The Regency Period officially began when the Prince of Wales (later King George IV) assumed the role of Prince Regent after his father, King George III, was declared unfit to rule in 1811. King George III is believed to have suffered from porphyria, a disorder affecting the production of hemoglobin (a component of blood cells). Symptoms include abdominal pain, sensitivity to light and nervous system issues. Problems with the nervous system can affect both muscle control as well and cognition. After his behavior became erratic and unpredictable, King George III surrendered rule to his son. An example of his ‘madness’ occurred when he addressed his court as “My Lords and Peacocks” instead of “My Lords and Ladies”. George IV, his son, became Prince Regent – not quite King as George III was still alive, but wielding the power of the king when his father became debilitated and lost focus of reality.
While King George III is best remembered for going mad at the end of his life, he is also remembered for being king while the American colonies revolted against British rule in the 1770’s. He did not create the taxing policies which led the American colonists to seek independence; those were passed through British Parliament. He opposed the independence of the American colonies however, and the eventual loss of them greatly affected his popularity.
In the 1780’s Parliament agreed to increase the young Prince’s allowance even though his then-coherent father stated that it was "a shameful squandering of public money to gratify the passions of an ill-advised young man.” It was a foreshadowing of what was to come once the Prince took the throne.
Once in power in 1811, the Prince Regent was discouraged from making decisions regarding official governing business and issues involving war. Instead, the Prince Regent spent his time indulging in excesses. He spent more money than the Treasury could cover on building projects and lavish parties, thus leaving the burden of restocking the coffers to the people he ruled. He was a great patron of the arts and literature and created Regent’s Park, but was extravagant in fashion and indulgent with food, becoming quite obese. This reputation of excesses and self-indulgence likely led to Jane Austen’s dislike of him.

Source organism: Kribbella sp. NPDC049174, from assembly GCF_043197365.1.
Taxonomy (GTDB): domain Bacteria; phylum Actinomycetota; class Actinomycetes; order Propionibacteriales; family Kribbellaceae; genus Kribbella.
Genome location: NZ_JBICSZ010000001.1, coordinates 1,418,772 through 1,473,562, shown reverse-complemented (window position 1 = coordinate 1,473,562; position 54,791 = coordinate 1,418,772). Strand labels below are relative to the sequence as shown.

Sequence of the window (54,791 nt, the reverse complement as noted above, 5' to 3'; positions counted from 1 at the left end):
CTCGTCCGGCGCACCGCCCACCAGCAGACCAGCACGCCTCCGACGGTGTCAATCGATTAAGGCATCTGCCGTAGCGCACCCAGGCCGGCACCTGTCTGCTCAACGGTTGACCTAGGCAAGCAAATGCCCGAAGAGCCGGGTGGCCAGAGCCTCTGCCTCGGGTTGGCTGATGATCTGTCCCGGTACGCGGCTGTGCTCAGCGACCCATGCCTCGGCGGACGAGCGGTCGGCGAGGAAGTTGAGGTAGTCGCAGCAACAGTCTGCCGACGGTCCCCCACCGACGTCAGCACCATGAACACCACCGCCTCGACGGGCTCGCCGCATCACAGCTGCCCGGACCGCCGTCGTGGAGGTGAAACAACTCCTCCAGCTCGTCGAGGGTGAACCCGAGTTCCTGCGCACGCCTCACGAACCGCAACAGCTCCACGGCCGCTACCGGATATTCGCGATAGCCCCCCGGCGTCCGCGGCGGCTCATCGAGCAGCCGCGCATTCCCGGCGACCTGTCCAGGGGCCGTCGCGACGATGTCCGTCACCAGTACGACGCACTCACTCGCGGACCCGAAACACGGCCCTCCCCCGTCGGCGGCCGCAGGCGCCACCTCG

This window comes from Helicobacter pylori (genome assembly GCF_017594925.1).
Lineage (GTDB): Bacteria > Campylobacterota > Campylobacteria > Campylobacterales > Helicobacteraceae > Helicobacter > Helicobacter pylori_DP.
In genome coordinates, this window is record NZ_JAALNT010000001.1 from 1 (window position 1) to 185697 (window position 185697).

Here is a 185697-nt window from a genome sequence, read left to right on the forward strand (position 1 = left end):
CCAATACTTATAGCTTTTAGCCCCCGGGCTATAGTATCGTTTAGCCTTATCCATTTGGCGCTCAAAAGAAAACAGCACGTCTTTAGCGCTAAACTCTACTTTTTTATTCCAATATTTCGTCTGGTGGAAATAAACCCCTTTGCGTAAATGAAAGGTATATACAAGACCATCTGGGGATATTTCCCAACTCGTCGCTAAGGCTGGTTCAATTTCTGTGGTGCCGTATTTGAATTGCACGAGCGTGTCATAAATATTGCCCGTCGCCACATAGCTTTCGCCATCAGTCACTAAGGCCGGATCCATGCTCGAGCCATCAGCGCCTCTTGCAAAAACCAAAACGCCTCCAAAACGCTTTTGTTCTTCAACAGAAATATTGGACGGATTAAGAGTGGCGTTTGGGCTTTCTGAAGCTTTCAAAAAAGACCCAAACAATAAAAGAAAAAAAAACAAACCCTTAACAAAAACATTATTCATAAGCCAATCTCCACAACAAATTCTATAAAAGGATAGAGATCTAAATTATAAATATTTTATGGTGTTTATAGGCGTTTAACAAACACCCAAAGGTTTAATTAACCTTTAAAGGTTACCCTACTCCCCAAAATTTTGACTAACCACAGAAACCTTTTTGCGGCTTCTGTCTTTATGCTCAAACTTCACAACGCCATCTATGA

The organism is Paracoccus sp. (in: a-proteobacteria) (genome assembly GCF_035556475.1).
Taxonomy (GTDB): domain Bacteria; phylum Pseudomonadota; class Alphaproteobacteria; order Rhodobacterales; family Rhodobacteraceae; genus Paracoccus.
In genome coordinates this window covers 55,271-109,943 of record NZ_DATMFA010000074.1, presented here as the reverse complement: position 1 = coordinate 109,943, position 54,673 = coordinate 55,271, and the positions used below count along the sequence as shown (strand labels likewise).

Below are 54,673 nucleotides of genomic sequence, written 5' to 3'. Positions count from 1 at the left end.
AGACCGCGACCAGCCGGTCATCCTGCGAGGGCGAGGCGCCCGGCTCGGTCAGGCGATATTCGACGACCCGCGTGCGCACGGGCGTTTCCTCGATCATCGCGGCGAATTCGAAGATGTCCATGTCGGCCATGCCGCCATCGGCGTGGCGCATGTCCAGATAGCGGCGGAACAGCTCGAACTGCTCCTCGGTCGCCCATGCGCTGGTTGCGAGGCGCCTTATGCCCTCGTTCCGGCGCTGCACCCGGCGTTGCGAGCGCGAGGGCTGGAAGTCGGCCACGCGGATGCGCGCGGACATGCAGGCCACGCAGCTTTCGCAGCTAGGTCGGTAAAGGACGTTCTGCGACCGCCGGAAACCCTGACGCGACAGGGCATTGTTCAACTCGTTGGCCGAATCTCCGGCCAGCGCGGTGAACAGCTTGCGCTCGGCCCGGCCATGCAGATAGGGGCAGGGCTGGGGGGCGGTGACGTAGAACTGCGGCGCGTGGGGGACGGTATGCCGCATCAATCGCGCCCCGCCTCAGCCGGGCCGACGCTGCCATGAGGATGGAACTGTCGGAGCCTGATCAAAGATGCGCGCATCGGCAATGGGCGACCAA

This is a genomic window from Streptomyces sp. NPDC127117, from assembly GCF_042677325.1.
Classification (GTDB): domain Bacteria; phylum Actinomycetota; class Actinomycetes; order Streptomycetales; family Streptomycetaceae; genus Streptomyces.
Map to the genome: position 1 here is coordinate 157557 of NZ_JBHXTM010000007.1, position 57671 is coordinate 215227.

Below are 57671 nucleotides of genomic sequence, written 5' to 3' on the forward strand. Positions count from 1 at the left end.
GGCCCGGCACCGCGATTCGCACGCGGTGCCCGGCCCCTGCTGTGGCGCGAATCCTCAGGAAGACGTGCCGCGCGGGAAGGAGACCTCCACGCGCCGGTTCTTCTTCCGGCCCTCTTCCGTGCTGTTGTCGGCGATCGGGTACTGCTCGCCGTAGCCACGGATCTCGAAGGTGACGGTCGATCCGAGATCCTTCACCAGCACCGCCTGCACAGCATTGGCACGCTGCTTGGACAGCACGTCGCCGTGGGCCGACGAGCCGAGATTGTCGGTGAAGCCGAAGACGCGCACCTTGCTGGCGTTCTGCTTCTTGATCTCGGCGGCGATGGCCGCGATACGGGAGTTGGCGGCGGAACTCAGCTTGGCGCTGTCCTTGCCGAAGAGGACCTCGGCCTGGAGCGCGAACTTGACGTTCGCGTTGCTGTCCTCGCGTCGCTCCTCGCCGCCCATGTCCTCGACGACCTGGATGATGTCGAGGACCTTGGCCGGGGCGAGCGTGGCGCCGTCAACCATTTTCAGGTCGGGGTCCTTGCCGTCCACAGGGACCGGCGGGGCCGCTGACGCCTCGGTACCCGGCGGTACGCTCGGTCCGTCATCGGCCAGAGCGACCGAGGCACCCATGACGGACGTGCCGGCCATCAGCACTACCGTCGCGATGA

Upon finishing her novel, Emma, the Prince Regent gave her ‘the honor’ of dedicating it to him. Unable to disregard a royal charge, Jane used her words in the dedication to show her disdain: “To His Royal Highness the Prince Regent, this work is, by His Royal Highness’s permission, most respectfully dedicated to His Royal Highness by His dutiful and obedient humble servant, the Author.”
After nine years as Prince Regent, George IV assumed the throne upon the death of his father in 1820, becoming King George IV. As king, all the promises he made to his friends in the Whig party were reneged and King George IV became a staunch supporter of the Tory party and its initiatives, just like his father. He eventually died in 1830, ten years after his father, but left such a legacy as to have a period of history named after him: the Regency.Text ©2008-2013 www.JaneAusten.org • All Rights Reserved • No Reproduction Permitted • Email corrections / Comments to JaneAustenOrg at Gmail dot com.
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